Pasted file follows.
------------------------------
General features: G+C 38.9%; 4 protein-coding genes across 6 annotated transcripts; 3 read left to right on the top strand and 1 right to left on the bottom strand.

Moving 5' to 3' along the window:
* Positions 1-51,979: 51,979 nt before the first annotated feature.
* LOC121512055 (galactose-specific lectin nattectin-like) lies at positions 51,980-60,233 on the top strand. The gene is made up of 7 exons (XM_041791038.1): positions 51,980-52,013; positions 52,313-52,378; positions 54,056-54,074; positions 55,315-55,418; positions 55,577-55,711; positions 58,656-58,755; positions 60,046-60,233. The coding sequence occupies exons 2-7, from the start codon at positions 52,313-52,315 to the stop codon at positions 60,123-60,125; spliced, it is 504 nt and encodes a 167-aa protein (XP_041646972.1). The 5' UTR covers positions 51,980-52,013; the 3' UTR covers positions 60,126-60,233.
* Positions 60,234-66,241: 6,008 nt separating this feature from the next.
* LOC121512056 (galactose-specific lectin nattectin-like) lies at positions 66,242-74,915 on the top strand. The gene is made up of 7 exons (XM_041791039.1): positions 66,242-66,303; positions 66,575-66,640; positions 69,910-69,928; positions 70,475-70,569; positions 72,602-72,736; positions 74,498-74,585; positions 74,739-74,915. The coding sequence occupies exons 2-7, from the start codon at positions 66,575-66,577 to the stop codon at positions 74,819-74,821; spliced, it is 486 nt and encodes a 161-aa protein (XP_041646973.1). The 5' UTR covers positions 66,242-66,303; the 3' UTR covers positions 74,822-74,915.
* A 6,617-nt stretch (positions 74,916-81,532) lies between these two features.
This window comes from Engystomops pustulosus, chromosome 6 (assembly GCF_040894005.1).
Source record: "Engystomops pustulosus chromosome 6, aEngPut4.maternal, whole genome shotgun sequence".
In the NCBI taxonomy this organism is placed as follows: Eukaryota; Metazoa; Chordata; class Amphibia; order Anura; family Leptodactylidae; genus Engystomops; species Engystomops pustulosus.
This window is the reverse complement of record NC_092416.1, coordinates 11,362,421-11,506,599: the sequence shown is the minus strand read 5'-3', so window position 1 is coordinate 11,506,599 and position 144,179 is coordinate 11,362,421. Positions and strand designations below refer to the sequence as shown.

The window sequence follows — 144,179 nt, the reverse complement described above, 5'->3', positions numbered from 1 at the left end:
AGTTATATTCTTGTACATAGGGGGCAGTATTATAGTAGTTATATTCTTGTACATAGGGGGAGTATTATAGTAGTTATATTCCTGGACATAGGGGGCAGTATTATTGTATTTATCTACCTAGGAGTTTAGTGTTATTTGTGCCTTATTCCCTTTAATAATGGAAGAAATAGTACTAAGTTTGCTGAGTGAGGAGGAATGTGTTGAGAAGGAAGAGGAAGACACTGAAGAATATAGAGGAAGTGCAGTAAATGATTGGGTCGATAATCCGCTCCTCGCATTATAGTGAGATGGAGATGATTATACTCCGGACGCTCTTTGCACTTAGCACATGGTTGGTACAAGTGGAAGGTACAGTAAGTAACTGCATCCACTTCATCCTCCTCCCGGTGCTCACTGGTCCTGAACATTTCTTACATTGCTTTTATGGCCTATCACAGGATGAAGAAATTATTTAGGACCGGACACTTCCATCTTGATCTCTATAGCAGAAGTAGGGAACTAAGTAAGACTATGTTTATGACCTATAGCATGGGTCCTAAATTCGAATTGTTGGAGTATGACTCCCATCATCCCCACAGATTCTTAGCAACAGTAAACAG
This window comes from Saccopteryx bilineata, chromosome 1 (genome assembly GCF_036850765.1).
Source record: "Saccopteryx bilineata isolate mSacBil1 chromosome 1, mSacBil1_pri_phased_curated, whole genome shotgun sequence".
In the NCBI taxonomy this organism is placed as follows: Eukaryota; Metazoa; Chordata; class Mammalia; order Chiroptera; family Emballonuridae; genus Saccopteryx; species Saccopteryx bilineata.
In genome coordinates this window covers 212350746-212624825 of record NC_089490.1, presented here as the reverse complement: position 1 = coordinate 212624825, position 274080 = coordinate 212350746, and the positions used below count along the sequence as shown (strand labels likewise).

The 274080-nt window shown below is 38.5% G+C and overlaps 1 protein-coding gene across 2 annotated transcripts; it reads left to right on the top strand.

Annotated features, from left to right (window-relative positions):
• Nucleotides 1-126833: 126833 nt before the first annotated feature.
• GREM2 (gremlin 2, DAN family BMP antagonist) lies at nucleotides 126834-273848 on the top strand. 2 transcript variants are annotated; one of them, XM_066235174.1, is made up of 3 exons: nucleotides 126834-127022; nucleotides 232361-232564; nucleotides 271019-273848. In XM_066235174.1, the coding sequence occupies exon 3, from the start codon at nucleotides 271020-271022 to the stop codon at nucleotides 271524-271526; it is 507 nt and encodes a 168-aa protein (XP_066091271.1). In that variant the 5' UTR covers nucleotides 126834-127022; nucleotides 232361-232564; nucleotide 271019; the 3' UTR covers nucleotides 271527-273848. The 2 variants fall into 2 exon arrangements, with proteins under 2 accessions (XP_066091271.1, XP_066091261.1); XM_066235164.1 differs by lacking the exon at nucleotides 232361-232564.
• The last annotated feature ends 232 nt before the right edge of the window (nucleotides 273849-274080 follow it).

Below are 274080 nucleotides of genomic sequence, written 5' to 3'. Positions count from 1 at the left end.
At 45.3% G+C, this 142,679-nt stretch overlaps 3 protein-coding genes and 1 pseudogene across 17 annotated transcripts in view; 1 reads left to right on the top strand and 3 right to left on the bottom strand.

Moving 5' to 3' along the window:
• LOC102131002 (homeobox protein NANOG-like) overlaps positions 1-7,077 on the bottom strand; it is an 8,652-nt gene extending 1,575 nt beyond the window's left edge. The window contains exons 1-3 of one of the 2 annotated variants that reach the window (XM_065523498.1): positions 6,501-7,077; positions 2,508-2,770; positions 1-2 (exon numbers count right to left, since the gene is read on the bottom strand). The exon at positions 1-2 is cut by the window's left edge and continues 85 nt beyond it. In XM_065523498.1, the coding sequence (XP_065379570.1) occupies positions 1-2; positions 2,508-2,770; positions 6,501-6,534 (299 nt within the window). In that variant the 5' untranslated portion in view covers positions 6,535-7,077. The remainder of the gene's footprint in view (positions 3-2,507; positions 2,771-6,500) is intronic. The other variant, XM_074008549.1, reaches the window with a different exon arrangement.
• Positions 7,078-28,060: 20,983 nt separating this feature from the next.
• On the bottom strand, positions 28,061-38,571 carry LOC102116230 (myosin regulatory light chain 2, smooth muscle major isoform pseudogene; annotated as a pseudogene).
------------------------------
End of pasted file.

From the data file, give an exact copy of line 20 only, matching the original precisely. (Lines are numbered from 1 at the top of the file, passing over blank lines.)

• Nucleotides 1-126833: 126833 nt before the first annotated feature.